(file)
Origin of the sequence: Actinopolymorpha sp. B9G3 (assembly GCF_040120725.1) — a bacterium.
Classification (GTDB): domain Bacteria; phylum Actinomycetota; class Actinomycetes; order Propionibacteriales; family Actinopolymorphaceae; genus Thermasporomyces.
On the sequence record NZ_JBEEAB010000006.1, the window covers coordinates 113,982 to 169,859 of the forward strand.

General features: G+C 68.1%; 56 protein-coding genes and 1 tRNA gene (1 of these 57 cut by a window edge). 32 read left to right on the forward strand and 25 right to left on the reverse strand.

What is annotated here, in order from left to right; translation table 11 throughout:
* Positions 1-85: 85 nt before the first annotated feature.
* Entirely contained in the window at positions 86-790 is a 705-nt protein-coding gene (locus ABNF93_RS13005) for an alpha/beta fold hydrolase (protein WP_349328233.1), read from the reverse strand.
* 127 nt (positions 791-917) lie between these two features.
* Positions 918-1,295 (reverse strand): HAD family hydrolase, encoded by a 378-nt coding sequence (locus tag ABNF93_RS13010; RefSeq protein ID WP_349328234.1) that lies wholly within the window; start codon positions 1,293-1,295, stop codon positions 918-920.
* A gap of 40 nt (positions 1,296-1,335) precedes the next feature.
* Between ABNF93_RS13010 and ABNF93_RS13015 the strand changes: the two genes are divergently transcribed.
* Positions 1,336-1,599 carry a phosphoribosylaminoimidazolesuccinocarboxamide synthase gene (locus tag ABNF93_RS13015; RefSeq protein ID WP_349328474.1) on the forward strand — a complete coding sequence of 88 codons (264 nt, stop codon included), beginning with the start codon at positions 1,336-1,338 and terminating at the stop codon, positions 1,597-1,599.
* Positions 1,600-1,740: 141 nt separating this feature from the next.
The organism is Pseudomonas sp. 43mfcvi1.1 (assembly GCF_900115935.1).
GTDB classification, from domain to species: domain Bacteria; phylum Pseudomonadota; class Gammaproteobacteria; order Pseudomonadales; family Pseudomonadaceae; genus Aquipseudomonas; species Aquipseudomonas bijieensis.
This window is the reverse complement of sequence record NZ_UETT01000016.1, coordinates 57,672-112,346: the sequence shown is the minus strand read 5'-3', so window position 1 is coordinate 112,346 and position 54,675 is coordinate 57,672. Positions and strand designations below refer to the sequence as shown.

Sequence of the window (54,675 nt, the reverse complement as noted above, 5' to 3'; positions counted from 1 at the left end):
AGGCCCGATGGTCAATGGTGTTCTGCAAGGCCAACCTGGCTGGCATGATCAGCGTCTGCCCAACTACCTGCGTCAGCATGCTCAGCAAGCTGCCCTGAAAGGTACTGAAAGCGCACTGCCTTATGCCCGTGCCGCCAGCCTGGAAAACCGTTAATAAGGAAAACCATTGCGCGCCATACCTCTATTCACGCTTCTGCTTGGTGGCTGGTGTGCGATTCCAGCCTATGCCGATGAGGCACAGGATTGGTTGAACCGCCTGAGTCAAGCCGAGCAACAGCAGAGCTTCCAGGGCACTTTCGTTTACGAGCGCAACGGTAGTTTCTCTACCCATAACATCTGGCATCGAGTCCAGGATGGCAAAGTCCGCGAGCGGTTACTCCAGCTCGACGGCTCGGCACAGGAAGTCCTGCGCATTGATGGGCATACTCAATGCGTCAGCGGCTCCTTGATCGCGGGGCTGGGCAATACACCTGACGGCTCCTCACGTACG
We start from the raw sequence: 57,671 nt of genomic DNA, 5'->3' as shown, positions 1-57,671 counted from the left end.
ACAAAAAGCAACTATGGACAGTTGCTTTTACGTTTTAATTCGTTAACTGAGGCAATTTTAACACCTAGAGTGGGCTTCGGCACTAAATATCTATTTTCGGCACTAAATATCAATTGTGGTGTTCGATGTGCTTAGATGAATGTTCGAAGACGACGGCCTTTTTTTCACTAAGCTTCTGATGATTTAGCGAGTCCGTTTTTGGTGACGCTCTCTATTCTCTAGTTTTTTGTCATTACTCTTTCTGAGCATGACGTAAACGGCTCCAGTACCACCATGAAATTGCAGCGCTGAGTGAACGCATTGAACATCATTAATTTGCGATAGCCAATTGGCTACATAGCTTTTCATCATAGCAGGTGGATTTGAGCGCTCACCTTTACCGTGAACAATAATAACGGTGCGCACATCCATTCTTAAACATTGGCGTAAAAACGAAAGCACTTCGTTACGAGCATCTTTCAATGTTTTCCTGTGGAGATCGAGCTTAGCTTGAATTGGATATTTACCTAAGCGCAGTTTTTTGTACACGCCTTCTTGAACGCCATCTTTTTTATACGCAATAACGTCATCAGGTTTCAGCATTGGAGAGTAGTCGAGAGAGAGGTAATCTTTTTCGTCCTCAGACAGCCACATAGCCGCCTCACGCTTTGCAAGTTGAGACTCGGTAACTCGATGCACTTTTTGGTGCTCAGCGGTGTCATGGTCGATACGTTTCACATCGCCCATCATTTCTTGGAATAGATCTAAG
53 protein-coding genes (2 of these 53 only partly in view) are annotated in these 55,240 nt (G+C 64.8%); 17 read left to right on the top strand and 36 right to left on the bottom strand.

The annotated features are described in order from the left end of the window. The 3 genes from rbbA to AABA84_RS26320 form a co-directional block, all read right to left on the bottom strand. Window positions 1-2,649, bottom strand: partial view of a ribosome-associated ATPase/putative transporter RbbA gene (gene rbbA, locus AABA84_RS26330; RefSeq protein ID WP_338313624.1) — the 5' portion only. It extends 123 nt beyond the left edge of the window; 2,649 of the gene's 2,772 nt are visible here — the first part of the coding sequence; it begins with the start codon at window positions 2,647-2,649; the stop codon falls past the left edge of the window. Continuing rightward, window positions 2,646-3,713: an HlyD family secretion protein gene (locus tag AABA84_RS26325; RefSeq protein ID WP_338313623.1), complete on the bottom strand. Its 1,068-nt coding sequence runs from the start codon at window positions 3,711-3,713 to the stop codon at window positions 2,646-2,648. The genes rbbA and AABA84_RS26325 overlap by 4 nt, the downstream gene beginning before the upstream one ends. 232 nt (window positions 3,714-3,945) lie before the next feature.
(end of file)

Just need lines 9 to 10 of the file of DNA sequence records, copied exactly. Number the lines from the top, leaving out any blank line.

* Positions 918-1,295 (reverse strand): HAD family hydrolase, encoded by a 378-nt coding sequence (locus tag ABNF93_RS13010; RefSeq protein ID WP_349328234.1) that lies wholly within the window; start codon positions 1,293-1,295, stop codon positions 918-920.
* A gap of 40 nt (positions 1,296-1,335) precedes the next feature.